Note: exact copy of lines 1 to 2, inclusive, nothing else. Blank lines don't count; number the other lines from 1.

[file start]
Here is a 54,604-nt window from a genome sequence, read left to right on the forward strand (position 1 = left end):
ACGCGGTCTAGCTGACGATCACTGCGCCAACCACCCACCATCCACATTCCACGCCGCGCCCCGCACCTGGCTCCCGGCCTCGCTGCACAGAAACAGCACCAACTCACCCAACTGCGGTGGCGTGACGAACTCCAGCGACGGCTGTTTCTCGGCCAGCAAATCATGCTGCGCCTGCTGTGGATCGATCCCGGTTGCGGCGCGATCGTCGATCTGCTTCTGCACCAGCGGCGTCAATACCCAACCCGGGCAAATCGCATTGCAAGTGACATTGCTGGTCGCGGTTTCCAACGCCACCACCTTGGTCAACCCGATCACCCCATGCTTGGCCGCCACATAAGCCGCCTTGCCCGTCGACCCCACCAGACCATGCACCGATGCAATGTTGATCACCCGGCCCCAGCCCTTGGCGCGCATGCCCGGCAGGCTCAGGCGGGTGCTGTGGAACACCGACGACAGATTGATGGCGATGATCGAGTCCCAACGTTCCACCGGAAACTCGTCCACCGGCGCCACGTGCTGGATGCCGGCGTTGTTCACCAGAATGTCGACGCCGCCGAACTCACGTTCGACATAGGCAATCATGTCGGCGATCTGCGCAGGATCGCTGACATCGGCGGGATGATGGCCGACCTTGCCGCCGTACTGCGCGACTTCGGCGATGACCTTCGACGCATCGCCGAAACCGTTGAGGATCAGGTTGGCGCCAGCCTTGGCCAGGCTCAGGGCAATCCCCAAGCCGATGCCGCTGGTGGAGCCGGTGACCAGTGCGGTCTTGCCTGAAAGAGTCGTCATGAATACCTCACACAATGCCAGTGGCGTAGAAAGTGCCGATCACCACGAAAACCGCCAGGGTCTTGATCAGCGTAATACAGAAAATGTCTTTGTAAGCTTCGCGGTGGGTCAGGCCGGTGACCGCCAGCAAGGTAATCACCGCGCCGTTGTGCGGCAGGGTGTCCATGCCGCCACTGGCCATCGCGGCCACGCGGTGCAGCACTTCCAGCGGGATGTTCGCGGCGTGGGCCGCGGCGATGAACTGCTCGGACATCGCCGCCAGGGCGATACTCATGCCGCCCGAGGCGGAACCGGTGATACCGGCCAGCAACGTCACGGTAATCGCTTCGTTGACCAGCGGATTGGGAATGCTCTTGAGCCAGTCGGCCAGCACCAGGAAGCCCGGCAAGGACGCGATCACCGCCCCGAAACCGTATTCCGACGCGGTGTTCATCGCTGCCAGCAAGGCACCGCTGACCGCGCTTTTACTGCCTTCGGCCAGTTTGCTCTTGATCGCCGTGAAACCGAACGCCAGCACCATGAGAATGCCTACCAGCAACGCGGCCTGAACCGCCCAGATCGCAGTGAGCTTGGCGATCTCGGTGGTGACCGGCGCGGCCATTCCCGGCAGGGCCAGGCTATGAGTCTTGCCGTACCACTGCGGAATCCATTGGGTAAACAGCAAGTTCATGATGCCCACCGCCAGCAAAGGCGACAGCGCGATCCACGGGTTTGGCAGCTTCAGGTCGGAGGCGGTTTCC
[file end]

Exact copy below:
Here is a 54,604-nt window from a genome sequence, read left to right on the forward strand (position 1 = left end):
ACGCGGTCTAGCTGACGATCACTGCGCCAACCACCCACCATCCACATTCCACGCCGCGCCCCGCACCTGGCTCCCGGCCTCGCTGCACAGAAACAGCACCAACTCACCCAACTGCGGTGGCGTGACGAACTCCAGCGACGGCTGTTTCTCGGCCAGCAAATCATGCTGCGCCTGCTGTGGATCGATCCCGGTTGCGGCGCGATCGTCGATCTGCTTCTGCACCAGCGGCGTCAATACCCAACCCGGGCAAATCGCATTGCAAGTGACATTGCTGGTCGCGGTTTCCAACGCCACCACCTTGGTCAACCCGATCACCCCATGCTTGGCCGCCACATAAGCCGCCTTGCCCGTCGACCCCACCAGACCATGCACCGATGCAATGTTGATCACCCGGCCCCAGCCCTTGGCGCGCATGCCCGGCAGGCTCAGGCGGGTGCTGTGGAACACCGACGACAGATTGATGGCGATGATCGAGTCCCAACGTTCCACCGGAAACTCGTCCACCGGCGCCACGTGCTGGATGCCGGCGTTGTTCACCAGAATGTCGACGCCGCCGAACTCACGTTCGACATAGGCAATCATGTCGGCGATCTGCGCAGGATCGCTGACATCGGCGGGATGATGGCCGACCTTGCCGCCGTACTGCGCGACTTCGGCGATGACCTTCGACGCATCGCCGAAACCGTTGAGGATCAGGTTGGCGCCAGCCTTGGCCAGGCTCAGGGCAATCCCCAAGCCGATGCCGCTGGTGGAGCCGGTGACCAGTGCGGTCTTGCCTGAAAGAGTCGTCATGAATACCTCACACAATGCCAGTGGCGTAGAAAGTGCCGATCACCACGAAAACCGCCAGGGTCTTGATCAGCGTAATACAGAAAATGTCTTTGTAAGCTTCGCGGTGGGTCAGGCCGGTGACCGCCAGCAAGGTAATCACCGCGCCGTTGTGCGGCAGGGTGTCCATGCCGCCACTGGCCATCGCGGCCACGCGGTGCAGCACTTCCAGCGGGATGTTCGCGGCGTGGGCCGCGGCGATGAACTGCTCGGACATCGCCGCCAGGGCGATACTCATGCCGCCCGAGGCGGAACCGGTGATACCGGCCAGCAACGTCACGGTAATCGCTTCGTTGACCAGCGGATTGGGAATGCTCTTGAGCCAGTCGGCCAGCACCAGGAAGCCCGGCAAGGACGCGATCACCGCCCCGAAACCGTATTCCGACGCGGTGTTCATCGCTGCCAGCAAGGCACCGCTGACCGCGCTTTTACTGCCTTCGGCCAGTTTGCTCTTGATCGCCGTGAAACCGAACGCCAGCACCATGAGAATGCCTACCAGCAACGCGGCCTGAACCGCCCAGATCGCAGTGAGCTTGGCGATCTCGGTGGTGACCGGCGCGGCCATTCCCGGCAGGGCCAGGCTATGAGTCTTGCCGTACCACTGCGGAATCCATTGGGTAAACAGCAAGTTCATGATGCCCACCGCCAGCAAAGGCGACAGCGCGATCCACGGGTTTGGCAGCTTCAGGTCGGAGGCGGTTTCC